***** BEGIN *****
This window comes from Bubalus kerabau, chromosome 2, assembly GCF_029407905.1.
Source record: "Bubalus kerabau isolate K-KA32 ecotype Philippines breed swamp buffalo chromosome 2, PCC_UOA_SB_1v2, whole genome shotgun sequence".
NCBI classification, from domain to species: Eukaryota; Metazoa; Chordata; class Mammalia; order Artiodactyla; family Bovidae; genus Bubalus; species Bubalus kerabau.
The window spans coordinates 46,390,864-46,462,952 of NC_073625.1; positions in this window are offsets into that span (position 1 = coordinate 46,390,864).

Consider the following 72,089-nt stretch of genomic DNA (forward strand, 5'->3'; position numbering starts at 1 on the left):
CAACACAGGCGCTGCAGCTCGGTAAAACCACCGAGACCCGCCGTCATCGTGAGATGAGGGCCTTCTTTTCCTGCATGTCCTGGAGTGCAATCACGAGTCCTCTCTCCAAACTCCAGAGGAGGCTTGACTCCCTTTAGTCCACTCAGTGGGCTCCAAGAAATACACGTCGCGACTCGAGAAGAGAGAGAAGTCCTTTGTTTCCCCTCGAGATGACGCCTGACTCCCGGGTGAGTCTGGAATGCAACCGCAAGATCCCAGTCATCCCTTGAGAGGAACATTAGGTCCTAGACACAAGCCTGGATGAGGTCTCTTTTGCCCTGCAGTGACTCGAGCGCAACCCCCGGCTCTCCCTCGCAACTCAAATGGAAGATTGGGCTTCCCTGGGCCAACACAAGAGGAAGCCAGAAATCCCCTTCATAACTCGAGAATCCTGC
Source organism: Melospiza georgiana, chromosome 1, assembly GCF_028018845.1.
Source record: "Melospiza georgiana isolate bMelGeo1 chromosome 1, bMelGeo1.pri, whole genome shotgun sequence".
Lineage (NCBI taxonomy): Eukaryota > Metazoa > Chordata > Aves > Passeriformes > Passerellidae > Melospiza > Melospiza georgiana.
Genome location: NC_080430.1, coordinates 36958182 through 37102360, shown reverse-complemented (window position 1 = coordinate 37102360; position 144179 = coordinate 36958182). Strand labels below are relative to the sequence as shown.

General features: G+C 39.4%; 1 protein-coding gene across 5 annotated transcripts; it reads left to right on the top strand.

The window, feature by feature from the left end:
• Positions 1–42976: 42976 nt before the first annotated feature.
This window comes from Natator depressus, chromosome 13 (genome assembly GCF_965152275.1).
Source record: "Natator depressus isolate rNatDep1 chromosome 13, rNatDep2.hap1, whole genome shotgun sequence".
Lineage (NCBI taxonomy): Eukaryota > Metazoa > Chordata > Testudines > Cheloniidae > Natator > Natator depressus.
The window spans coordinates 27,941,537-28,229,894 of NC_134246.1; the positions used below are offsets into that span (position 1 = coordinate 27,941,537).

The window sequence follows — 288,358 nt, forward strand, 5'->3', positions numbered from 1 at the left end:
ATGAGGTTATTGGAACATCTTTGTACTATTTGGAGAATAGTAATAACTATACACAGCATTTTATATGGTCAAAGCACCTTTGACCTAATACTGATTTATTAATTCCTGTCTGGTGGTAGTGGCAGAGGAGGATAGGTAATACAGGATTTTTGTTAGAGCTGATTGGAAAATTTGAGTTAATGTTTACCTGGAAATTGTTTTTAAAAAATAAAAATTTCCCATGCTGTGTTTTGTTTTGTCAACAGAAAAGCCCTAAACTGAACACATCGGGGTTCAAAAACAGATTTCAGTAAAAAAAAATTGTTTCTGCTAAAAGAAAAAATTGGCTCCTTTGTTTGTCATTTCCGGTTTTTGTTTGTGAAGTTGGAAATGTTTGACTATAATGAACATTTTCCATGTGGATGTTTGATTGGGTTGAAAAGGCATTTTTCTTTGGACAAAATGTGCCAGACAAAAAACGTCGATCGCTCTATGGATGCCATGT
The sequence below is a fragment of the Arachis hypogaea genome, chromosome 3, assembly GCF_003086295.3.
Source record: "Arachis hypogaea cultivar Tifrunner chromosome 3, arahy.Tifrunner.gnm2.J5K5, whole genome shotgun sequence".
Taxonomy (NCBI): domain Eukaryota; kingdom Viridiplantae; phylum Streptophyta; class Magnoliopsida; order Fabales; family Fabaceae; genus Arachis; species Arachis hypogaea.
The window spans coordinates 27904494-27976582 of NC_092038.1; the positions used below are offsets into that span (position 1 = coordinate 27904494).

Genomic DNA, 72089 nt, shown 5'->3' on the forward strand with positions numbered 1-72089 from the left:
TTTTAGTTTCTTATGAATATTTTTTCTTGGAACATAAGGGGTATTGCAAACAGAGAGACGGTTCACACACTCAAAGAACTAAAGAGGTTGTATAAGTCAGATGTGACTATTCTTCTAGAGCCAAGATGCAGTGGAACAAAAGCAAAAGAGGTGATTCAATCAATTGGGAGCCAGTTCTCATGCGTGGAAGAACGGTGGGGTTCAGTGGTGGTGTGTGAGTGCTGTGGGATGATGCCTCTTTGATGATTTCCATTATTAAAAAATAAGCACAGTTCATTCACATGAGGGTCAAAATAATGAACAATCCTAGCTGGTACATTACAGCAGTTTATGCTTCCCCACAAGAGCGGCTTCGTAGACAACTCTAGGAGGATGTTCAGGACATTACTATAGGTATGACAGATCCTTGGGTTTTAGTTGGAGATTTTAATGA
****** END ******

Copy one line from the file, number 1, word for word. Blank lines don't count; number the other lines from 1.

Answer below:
This window comes from Bubalus kerabau, chromosome 2, assembly GCF_029407905.1.